Before the fall of the Cathar stronghold of Montségur, they smuggled out a mysterious treasure, variously described as the Grail, the Grail heir and/or the Gnostic Gospels. After the suppression of the Cathars and Templars, the Priory allied itself with Freemasons and Rosicrucians. Its aim is the restoration of the Merovingian descendants of Christ and the Magdalene to rule a utopian European superstate.
This was, to say the least, a startling thesis. The authors based their extraordinary claims on a local history story about a treasure found by a nineteenth-century French priest, Bérenger Saunière, at Rennes-le-Château, a small town in southern France. According to this story, the priest found documents in an ancient column in his church.
The information they contained was so explosive that the authorities bought his silence. When the authors decoded this material, it led them to someone who claimed to be the last Merovingian heir.
The thesis is considerably less shocking and original than it first seems, being an imaginative synthesis of popular ideas about conspiracy, a secret theocracy and the destiny of mankind.
The ideas have been attached to groups as diverse as the Illuminati of eighteenthcentury Bavaria and the theosophical movements that became so influential in Britain and America at the end of the nineteenth century.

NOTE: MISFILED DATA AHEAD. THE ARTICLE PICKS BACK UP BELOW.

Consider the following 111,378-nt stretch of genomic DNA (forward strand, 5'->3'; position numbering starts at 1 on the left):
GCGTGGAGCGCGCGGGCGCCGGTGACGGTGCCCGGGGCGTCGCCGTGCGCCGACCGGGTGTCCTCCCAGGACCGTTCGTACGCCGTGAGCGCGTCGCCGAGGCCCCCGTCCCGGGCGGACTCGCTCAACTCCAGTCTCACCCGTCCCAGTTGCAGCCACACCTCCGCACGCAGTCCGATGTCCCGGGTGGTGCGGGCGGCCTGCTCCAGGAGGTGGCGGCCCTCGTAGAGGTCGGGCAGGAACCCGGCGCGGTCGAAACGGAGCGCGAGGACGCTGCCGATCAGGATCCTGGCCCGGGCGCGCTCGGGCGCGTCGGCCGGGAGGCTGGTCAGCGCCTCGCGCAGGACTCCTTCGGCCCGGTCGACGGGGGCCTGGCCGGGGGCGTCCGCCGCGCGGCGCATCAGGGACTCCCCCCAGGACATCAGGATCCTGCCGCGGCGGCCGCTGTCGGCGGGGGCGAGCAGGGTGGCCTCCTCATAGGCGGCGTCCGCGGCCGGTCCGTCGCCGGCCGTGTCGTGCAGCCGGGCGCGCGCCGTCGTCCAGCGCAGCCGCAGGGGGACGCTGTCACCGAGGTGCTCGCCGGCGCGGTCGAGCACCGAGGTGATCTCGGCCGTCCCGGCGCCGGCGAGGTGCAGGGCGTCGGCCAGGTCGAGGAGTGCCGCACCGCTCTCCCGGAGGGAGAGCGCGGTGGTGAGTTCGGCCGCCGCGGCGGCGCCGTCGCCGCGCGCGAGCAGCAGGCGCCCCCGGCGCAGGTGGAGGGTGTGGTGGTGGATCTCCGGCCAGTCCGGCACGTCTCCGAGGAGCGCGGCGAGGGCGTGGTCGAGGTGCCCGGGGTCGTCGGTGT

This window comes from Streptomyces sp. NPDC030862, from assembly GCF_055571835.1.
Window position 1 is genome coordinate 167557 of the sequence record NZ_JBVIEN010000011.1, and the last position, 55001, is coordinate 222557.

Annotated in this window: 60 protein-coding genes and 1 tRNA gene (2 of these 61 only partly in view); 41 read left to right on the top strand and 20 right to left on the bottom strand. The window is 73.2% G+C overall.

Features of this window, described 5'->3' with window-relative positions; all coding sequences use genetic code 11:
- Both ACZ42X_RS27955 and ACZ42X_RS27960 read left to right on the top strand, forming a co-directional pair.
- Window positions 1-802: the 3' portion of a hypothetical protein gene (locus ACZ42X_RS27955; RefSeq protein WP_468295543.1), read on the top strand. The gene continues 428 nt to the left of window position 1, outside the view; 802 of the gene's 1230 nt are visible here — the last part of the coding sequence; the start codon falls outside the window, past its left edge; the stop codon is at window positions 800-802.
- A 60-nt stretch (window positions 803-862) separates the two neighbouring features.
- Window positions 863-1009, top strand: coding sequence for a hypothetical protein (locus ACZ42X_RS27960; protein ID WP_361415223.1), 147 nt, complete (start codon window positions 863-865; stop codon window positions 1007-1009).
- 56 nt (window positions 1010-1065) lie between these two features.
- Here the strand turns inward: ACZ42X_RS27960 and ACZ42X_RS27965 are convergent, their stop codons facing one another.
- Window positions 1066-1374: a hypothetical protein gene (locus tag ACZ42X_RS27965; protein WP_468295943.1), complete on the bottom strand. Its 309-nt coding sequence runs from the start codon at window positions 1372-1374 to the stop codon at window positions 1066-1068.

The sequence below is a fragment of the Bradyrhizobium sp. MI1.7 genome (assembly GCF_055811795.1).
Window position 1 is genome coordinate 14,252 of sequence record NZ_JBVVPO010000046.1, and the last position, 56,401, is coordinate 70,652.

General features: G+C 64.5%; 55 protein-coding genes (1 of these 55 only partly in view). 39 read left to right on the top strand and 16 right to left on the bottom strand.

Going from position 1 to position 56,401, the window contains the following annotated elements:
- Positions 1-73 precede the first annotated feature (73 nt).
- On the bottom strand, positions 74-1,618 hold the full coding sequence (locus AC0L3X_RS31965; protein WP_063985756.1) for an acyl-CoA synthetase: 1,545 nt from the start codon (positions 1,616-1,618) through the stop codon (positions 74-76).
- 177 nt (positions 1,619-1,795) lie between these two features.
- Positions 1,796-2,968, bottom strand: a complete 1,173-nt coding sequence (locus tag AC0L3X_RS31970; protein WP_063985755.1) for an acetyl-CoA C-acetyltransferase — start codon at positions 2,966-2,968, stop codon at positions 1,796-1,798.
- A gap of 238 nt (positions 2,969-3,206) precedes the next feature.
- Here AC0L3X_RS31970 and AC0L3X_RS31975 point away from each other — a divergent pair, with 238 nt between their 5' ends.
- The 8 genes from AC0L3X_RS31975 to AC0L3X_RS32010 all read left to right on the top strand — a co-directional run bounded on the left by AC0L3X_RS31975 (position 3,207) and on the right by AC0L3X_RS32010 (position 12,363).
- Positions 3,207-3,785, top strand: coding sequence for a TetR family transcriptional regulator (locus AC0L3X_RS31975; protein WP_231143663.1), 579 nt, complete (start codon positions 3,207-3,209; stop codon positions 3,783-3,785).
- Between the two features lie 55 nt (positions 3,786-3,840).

The religion of the modern Grail legend is essentially a theosophical one in which events are never random; all that is lacking is the key to understanding their pattern, and, once the occult meaning of history is understood, the human race will be able to achieve its noble destiny. Various groups, such as the Templars, the Cathars and the troubadours of medieval Provence, practised this doctrine and were targeted by Church and State authorities.
The beliefs of this secret religion always coincided to a marked degree with the fashionable anti-establishment attitudes of the day. By the middle of the twentieth century, these ideas had become entangled in Wagnerian fantasies with somewhat unfortunate Aryan overtones and with speculations about Atlantis and extraterrestrials. This was also the period when modern Wicca myths about the survival of Neolithic religion were developing.
Priory of Sion
At the core of Holy Blood Holy Grail is an institution called the Priory of Sion created in France in the middle of the twentieth, not the twelfth, century. What is interesting about this secret conspiracy legend is that it took speculative ideas about the alleged activities of Cathars, Templars and troubadours, which had originally been localized in France, and, in effect, repatriated them.
This strong local context added considerably to the attractiveness of the core on which the Holy Blood Holy Grail books were built.
Mary Magdalene and the children of Christ were not in the original Priory material, and here the authors incorporated modern research, much of it highly speculative, which questioned the historical accuracy of the Bible.
The Mary Magdalene element has developed beyond the parameters of the original Holy Blood Holy Grail books and has been absorbed into a search for ancient goddesses, which is part of a wider movement to restore the sacred feminine aspect of religion…